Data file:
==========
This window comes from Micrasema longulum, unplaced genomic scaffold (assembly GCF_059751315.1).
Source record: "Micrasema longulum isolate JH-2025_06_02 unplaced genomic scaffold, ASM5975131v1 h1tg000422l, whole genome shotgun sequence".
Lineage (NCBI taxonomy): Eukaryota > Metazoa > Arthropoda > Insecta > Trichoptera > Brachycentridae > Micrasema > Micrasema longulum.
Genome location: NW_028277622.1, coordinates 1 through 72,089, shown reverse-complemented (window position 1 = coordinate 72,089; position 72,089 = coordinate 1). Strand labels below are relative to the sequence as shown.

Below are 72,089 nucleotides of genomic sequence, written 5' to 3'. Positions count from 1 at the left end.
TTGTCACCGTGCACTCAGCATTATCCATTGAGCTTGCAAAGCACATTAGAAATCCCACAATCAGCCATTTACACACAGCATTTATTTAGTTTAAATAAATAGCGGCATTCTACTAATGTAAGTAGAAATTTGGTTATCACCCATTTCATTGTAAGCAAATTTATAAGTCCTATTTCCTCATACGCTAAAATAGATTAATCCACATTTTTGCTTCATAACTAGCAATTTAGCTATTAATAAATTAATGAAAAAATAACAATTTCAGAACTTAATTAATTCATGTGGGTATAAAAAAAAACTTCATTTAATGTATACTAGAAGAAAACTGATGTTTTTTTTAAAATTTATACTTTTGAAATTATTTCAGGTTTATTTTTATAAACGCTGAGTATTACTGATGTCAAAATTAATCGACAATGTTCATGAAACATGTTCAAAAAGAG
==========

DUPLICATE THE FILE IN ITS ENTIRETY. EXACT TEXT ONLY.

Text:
This window comes from Micrasema longulum, unplaced genomic scaffold (assembly GCF_059751315.1).
Source record: "Micrasema longulum isolate JH-2025_06_02 unplaced genomic scaffold, ASM5975131v1 h1tg000422l, whole genome shotgun sequence".
Lineage (NCBI taxonomy): Eukaryota > Metazoa > Arthropoda > Insecta > Trichoptera > Brachycentridae > Micrasema > Micrasema longulum.
Genome location: NW_028277622.1, coordinates 1 through 72,089, shown reverse-complemented (window position 1 = coordinate 72,089; position 72,089 = coordinate 1). Strand labels below are relative to the sequence as shown.

Below are 72,089 nucleotides of genomic sequence, written 5' to 3'. Positions count from 1 at the left end.
TTGTCACCGTGCACTCAGCATTATCCATTGAGCTTGCAAAGCACATTAGAAATCCCACAATCAGCCATTTACACACAGCATTTATTTAGTTTAAATAAATAGCGGCATTCTACTAATGTAAGTAGAAATTTGGTTATCACCCATTTCATTGTAAGCAAATTTATAAGTCCTATTTCCTCATACGCTAAAATAGATTAATCCACATTTTTGCTTCATAACTAGCAATTTAGCTATTAATAAATTAATGAAAAAATAACAATTTCAGAACTTAATTAATTCATGTGGGTATAAAAAAAAACTTCATTTAATGTATACTAGAAGAAAACTGATGTTTTTTTTAAAATTTATACTTTTGAAATTATTTCAGGTTTATTTTTATAAACGCTGAGTATTACTGATGTCAAAATTAATCGACAATGTTCATGAAACATGTTCAAAAAGAG